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Getting 35 MPG: Yes, You'd Pay Extra But Question The Price

Since writing my blog earlier todayabout whether or not you would be willing to pay extra ($1,500-$6,000) for a car that could guarantee returning an average of 35 mpg, I've been surprised both at the number of answers I've received, and what many of you are saying.

In general, you have told me, "Yes, I'd pay more, but would it really cost automakers that much more to guarantee I get 35 mpg."

James writes: "I’d pay $4000 more if I could be assured I’d get 35 mpg. However, if every car maker was required to only produce hybrid vehicles then the additional price per vehicle would not be nearly that much since hybrid component prices would drop due to mass production."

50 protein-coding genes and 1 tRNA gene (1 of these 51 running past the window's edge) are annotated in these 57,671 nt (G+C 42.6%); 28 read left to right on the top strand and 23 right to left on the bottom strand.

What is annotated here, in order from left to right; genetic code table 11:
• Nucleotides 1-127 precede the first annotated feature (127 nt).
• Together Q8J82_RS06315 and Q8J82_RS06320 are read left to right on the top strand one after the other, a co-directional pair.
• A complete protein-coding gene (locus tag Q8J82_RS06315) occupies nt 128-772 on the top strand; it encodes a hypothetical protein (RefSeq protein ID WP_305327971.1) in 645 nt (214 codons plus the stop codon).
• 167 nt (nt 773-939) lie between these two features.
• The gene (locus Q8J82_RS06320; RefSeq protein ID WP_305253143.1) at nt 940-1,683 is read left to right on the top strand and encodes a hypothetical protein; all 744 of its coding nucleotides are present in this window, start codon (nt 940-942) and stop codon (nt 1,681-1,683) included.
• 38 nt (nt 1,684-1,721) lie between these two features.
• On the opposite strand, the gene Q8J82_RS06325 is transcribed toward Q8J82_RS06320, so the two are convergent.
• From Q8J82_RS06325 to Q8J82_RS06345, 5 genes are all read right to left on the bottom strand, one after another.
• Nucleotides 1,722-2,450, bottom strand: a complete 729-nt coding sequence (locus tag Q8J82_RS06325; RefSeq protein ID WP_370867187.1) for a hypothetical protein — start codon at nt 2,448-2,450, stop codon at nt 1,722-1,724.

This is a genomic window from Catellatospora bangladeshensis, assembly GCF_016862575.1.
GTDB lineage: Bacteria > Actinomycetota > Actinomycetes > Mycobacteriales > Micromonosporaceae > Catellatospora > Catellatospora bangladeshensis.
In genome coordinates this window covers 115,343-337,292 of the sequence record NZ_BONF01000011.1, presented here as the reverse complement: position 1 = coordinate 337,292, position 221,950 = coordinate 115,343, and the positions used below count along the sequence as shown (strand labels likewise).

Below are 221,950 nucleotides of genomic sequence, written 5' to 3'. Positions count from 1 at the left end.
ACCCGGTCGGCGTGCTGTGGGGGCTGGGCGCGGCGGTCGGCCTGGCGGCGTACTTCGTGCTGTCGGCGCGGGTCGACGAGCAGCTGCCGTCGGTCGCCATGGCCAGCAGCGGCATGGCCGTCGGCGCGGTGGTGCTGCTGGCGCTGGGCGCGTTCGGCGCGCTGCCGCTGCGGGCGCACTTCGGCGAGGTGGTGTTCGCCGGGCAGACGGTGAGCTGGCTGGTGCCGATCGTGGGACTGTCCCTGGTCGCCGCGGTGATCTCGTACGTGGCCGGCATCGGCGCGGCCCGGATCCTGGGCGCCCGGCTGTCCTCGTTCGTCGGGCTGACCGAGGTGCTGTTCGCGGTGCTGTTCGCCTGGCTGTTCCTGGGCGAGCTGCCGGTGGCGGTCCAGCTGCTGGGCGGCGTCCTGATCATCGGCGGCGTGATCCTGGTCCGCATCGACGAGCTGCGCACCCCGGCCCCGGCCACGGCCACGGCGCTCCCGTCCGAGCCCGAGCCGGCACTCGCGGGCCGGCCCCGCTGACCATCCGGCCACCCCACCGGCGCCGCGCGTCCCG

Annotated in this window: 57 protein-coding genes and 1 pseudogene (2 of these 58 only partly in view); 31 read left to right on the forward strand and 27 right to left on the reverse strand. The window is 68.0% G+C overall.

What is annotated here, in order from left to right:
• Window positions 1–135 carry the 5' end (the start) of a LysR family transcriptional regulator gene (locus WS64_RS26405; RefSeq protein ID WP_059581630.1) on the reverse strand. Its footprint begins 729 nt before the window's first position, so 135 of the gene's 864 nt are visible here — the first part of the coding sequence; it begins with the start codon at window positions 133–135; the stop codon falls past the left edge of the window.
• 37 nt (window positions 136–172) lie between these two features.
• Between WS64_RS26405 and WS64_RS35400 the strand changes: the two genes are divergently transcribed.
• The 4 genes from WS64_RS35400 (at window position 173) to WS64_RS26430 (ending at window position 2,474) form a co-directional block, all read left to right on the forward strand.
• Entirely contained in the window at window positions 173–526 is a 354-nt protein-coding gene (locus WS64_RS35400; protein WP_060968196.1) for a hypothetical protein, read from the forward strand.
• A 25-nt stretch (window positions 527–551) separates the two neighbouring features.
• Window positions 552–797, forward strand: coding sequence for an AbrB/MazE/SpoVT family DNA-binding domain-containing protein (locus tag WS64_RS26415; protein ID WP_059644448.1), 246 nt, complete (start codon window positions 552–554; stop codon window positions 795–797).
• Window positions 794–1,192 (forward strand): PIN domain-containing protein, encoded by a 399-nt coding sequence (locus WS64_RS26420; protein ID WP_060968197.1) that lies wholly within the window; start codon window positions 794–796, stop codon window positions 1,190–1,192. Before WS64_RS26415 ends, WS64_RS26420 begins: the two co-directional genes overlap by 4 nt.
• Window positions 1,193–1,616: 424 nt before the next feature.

Jeffrey found my question (admittedly broad) to be confusing since I probably should have just asked if you'd pay more for a guaranteed percentage increase over your current car. Nonetheless he writes: "35 mpg on a Chevy Tahoe? Yeah, $4,000 would be fine, but not to increase my current Corolla (31 mpg) to 35 mpg."

Giuseppe (who drives a Highlander Hybrid that gets 25 mpg) says:
"If someone is willing to pay thousands of dollars for convenience and entertainment feature in the vehicle, they should be willing to pay more reduce our dependency on foreign oil."

Those are just a few of your comments. I'll have more later on, but it's clear from reading these, that whether or not people are willing to pay more, they DO want better fuel economy and more vehicles with the options that can deliver that mileage.

Questions? Comments? BehindTheWheel@cnbc.com

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